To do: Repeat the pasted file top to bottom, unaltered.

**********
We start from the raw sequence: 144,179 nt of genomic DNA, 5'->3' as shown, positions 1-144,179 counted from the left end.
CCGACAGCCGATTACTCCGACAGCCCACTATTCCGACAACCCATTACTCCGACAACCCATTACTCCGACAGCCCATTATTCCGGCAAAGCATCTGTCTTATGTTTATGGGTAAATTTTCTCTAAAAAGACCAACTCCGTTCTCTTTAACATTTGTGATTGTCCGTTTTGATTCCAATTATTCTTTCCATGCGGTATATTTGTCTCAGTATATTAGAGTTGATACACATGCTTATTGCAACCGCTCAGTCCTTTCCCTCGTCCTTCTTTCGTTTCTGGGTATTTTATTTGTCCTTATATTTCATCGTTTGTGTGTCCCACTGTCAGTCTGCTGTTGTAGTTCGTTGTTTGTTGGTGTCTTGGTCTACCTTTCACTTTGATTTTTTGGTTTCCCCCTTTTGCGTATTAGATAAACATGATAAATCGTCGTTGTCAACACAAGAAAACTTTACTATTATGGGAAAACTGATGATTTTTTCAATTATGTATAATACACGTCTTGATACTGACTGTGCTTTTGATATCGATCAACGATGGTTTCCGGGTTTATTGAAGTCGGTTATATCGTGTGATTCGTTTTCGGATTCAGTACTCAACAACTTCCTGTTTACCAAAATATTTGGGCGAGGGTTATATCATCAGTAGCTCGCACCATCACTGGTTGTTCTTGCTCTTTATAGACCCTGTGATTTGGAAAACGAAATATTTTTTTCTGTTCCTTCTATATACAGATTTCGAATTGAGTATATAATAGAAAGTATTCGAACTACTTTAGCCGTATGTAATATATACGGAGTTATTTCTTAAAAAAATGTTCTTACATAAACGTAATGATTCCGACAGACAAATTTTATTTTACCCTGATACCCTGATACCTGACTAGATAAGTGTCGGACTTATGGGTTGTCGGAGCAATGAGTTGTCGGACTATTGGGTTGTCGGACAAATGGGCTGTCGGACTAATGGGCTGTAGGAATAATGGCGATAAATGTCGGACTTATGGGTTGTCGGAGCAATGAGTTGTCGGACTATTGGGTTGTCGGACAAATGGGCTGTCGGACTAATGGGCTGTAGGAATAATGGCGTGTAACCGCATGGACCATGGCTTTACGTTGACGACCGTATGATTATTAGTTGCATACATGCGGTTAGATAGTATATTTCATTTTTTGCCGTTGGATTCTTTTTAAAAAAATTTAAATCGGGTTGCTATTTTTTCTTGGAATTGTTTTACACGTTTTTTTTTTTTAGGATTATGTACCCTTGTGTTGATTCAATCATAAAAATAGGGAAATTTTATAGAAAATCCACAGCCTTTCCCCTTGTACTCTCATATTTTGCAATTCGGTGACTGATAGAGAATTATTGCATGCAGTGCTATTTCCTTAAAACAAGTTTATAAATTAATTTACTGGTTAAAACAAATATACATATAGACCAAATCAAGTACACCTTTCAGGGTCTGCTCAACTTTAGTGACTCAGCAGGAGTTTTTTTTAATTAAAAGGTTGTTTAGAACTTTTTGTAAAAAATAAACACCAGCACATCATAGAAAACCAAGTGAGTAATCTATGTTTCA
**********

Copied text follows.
We start from the raw sequence: 144,179 nt of genomic DNA, 5'->3' as shown, positions 1-144,179 counted from the left end.
CCGACAGCCGATTACTCCGACAGCCCACTATTCCGACAACCCATTACTCCGACAACCCATTACTCCGACAGCCCATTATTCCGGCAAAGCATCTGTCTTATGTTTATGGGTAAATTTTCTCTAAAAAGACCAACTCCGTTCTCTTTAACATTTGTGATTGTCCGTTTTGATTCCAATTATTCTTTCCATGCGGTATATTTGTCTCAGTATATTAGAGTTGATACACATGCTTATTGCAACCGCTCAGTCCTTTCCCTCGTCCTTCTTTCGTTTCTGGGTATTTTATTTGTCCTTATATTTCATCGTTTGTGTGTCCCACTGTCAGTCTGCTGTTGTAGTTCGTTGTTTGTTGGTGTCTTGGTCTACCTTTCACTTTGATTTTTTGGTTTCCCCCTTTTGCGTATTAGATAAACATGATAAATCGTCGTTGTCAACACAAGAAAACTTTACTATTATGGGAAAACTGATGATTTTTTCAATTATGTATAATACACGTCTTGATACTGACTGTGCTTTTGATATCGATCAACGATGGTTTCCGGGTTTATTGAAGTCGGTTATATCGTGTGATTCGTTTTCGGATTCAGTACTCAACAACTTCCTGTTTACCAAAATATTTGGGCGAGGGTTATATCATCAGTAGCTCGCACCATCACTGGTTGTTCTTGCTCTTTATAGACCCTGTGATTTGGAAAACGAAATATTTTTTTCTGTTCCTTCTATATACAGATTTCGAATTGAGTATATAATAGAAAGTATTCGAACTACTTTAGCCGTATGTAATATATACGGAGTTATTTCTTAAAAAAATGTTCTTACATAAACGTAATGATTCCGACAGACAAATTTTATTTTACCCTGATACCCTGATACCTGACTAGATAAGTGTCGGACTTATGGGTTGTCGGAGCAATGAGTTGTCGGACTATTGGGTTGTCGGACAAATGGGCTGTCGGACTAATGGGCTGTAGGAATAATGGCGATAAATGTCGGACTTATGGGTTGTCGGAGCAATGAGTTGTCGGACTATTGGGTTGTCGGACAAATGGGCTGTCGGACTAATGGGCTGTAGGAATAATGGCGTGTAACCGCATGGACCATGGCTTTACGTTGACGACCGTATGATTATTAGTTGCATACATGCGGTTAGATAGTATATTTCATTTTTTGCCGTTGGATTCTTTTTAAAAAAATTTAAATCGGGTTGCTATTTTTTCTTGGAATTGTTTTACACGTTTTTTTTTTTTAGGATTATGTACCCTTGTGTTGATTCAATCATAAAAATAGGGAAATTTTATAGAAAATCCACAGCCTTTCCCCTTGTACTCTCATATTTTGCAATTCGGTGACTGATAGAGAATTATTGCATGCAGTGCTATTTCCTTAAAACAAGTTTATAAATTAATTTACTGGTTAAAACAAATATACATATAGACCAAATCAAGTACACCTTTCAGGGTCTGCTCAACTTTAGTGACTCAGCAGGAGTTTTTTTTAATTAAAAGGTTGTTTAGAACTTTTTGTAAAAAATAAACACCAGCACATCATAGAAAACCAAGTGAGTAATCTATGTTTCA